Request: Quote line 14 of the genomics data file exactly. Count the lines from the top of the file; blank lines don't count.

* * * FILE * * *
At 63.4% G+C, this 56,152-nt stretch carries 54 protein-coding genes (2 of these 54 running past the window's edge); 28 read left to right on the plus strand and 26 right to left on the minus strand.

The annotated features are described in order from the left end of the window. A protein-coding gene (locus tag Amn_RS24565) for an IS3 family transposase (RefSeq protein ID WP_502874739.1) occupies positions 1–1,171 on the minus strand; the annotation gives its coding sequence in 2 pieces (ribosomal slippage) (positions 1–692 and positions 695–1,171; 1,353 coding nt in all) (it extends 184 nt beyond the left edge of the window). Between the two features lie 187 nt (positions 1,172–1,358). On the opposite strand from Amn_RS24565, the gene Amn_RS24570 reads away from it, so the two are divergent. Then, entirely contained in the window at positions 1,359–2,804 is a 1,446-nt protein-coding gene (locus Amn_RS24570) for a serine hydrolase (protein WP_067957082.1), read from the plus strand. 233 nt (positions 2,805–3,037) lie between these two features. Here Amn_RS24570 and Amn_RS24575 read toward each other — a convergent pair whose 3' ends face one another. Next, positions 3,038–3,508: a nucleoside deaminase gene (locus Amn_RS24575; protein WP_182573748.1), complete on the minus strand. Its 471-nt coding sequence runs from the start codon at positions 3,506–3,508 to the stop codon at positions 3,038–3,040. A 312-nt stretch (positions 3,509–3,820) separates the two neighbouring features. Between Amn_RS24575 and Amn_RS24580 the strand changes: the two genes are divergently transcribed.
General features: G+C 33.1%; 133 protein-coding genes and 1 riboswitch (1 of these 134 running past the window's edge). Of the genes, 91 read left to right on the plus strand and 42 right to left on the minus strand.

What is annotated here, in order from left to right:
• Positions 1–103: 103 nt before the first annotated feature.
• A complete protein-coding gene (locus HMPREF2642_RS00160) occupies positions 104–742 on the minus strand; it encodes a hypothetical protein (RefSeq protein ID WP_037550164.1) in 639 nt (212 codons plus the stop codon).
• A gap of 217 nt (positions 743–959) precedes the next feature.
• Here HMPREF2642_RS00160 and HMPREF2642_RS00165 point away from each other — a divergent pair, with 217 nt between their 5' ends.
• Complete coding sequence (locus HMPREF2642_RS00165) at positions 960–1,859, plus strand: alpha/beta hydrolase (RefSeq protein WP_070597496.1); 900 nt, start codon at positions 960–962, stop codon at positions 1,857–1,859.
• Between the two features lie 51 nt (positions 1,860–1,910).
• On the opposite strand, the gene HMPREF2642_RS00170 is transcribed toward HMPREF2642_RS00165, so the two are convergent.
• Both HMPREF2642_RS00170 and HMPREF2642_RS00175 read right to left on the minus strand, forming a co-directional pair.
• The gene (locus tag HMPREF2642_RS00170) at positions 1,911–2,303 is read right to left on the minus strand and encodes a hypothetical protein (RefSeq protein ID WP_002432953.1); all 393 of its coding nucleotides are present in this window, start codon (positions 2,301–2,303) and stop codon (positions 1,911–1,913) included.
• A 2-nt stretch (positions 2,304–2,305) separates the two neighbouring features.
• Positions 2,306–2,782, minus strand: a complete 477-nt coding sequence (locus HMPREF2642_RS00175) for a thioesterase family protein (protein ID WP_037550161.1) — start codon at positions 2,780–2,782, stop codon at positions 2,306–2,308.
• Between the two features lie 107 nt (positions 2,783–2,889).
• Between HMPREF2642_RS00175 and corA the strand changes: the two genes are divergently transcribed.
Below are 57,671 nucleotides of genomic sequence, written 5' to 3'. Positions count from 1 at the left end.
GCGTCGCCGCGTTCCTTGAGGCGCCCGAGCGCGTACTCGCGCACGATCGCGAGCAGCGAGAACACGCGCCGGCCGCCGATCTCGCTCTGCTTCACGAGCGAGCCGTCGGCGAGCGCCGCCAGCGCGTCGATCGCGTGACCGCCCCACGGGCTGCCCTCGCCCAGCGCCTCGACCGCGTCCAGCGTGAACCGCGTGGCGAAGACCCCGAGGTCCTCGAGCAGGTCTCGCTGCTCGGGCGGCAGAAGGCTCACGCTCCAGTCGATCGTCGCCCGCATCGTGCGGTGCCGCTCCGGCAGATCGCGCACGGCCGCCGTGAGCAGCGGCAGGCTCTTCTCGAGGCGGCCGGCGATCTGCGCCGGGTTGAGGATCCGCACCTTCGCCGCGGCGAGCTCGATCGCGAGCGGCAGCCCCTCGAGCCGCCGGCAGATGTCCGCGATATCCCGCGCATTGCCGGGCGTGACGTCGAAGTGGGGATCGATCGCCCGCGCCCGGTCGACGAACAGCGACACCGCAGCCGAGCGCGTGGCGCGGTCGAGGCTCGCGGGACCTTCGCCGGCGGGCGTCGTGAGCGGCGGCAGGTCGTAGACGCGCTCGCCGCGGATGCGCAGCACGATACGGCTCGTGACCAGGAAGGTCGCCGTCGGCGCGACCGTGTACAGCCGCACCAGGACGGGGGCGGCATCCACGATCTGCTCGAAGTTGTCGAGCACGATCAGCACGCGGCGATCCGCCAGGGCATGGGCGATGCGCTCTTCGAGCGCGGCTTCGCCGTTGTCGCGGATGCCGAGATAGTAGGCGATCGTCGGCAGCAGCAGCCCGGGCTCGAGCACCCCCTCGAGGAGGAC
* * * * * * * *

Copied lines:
• A 2-nt stretch (positions 2,304–2,305) separates the two neighbouring features.